Artist to recreate scene from Marsden Hartley’s Maine lake painting
Eric Aho plans to drill holes in a frozen Maine lake on Saturday, which is not uncommon at this time of year.
But Aho won’t drop a line and wait for a bite. Instead, he hopes to find inspiration and introspection about art, nature, and a nearly forgotten chapter in Maine history.
Aho hopes to recreate the scene from a 1908-09 painting titled “The Ice Hole, Maine,” by Marsden Hartley, a Lewiston native and one of the greatest American painters of the 20th century. He organized a community ice-cut on Lake Keewaydin at Stoneham, near Bethel, using the same types of handsaws and other ancient tools used by ice harvesters 100 years ago. He chose the location because Hartley had spent time living in the area during the painting’s making period and was known for creating art by mixing what he saw with his imagination.
Aho hopes the ice cream sundae can inspire people to think about art, nature and history in different ways.
“Paintings are about paying attention, and a project like this is about being aware of our natural world today,” said Aho, 55, a painter who lives in Saxtons River, Vermont, but passes time on Little Cranberry Island most summers. “It’s about the intersection of Maine’s ice harvest and the rural American painting tradition.”
Aho plans to get out on the lake at 9 a.m. and start cutting the ice. He invites anyone who wants to participate, by sawing or extracting blocks of ice, to join him. His wife, photographer Rachel Portesi, will document the process with photos. Aho will also set up his easel to paint and invite others to do so as well. He thinks he will eventually post photos and writing about the ice cutting project on his instagram page and website. He also wrote about Hartley and ice as part of the project.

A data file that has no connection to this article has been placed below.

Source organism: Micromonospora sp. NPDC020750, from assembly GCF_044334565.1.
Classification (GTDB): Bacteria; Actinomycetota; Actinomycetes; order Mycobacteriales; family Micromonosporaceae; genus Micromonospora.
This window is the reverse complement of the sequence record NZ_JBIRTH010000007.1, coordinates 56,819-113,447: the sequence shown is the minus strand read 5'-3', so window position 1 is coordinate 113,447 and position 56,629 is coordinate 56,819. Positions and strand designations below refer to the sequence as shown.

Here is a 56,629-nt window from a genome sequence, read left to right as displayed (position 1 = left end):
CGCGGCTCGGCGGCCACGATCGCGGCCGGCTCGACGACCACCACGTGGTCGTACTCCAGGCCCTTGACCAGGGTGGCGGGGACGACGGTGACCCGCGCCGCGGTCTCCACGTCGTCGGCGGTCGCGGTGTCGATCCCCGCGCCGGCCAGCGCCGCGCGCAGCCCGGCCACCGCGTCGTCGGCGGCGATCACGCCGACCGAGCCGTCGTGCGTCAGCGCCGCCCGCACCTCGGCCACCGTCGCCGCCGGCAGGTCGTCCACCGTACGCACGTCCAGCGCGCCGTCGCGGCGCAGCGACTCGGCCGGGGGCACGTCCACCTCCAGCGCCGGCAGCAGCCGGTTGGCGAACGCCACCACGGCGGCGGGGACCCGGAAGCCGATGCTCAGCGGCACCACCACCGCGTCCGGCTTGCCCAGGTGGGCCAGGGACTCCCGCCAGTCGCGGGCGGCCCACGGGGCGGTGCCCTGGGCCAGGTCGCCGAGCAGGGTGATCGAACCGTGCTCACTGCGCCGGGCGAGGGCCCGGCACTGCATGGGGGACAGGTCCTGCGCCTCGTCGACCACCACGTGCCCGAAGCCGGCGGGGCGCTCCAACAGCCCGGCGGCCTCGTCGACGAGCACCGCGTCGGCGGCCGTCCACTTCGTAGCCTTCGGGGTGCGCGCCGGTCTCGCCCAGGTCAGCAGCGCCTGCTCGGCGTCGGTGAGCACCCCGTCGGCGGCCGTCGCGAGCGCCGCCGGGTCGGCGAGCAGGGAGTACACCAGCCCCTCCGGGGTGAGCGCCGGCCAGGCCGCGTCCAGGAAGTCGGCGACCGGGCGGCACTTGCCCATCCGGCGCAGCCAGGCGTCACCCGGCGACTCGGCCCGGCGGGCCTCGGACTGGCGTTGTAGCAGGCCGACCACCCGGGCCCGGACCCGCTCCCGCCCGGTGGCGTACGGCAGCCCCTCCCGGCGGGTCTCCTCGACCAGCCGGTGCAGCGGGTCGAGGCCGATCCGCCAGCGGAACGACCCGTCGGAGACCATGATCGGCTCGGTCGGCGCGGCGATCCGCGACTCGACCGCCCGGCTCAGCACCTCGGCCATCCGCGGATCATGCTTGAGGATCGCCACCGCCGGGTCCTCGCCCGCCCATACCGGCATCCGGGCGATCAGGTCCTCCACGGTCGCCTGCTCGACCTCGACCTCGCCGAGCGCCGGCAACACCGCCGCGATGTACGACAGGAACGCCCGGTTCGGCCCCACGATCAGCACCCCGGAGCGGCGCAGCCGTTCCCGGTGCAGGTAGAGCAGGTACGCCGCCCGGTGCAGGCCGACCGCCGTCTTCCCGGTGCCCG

The event is weather dependent and could be postponed in the event of a blizzard or sub-zero temperatures, Aho said. You will find information about the event on the Albany, Lovell, Stoneham, Stow and Waterford Maine Facebook page.
FINDING ART IN ICE
A big part of Aho’s passion for this project is her fascination with ice harvesting and the role it plays in her own art. He grew up in Hudson, New Hampshire, hearing stories from his father about ice harvesting. As a child, his father had worked on ice harvests during the Great Depression of the 1930s with other Finnish immigrants in the small town of Townsend, Massachusetts. Over the years, Aho has amassed a collection of ice harvesting tools – including a saw that dates to 1890 and scales and pliers that he inherited from his father.
Aho started cutting ice on his own so he could do polar dives before warming up in his sauna. He had cut out squares four or five feet in diameter and had begun to notice the colors and textures of the ice and water. He started painting what he saw in his ice prints and made a series of about 25 of them, each different. In 2016, Aho’s “Ice Cuts” series was the subject of an exhibition at the Hood Museum of Art at Dartmouth College in Hanover, New Hampshire.
“There’s the black center of the water, mysterious, and around the edges you can get turquoises and purples and colors that are almost hallucinogenic,” Aho said.
Aho said he first became aware of “The Ice Hole, Maine” after seeing it hung in an exhibit at the Wadsworth Atheneum Museum of Art in Hartford, Connecticut, in 2003. He noticed the theme of ice cream and thought, “Huh, I do that, too”, but otherwise he wasn’t particularly struck by the painting. He never thought of Hartley as an inspiration either, but said that there is “a bit of Hartley in all American painters”.
Then, when the Hood Museum was hosting its “Ice Cuts” exhibit, Hartley’s painting came up in discussions as a famous work on a similar subject. He revisited the painting in 2017 as part of an exhibition called “Marsden Hartley’s Maine”, a collaboration between the Metropolitan Museum of Art in New York and the Colby College Museum of Art in Waterville.
Seeing the painting stimulated his imagination. He could make out the artist’s initials in the work – a massive “M” shaped by the mountains and an “H” carved out of the water – and became interested in finding a way to explore it for himself- same. Due to his own fascination with ice harvesting, the answer seemed simple: he cut ice and created the scene.
But he needed to find the scene.
PLACES OF INSPIRATION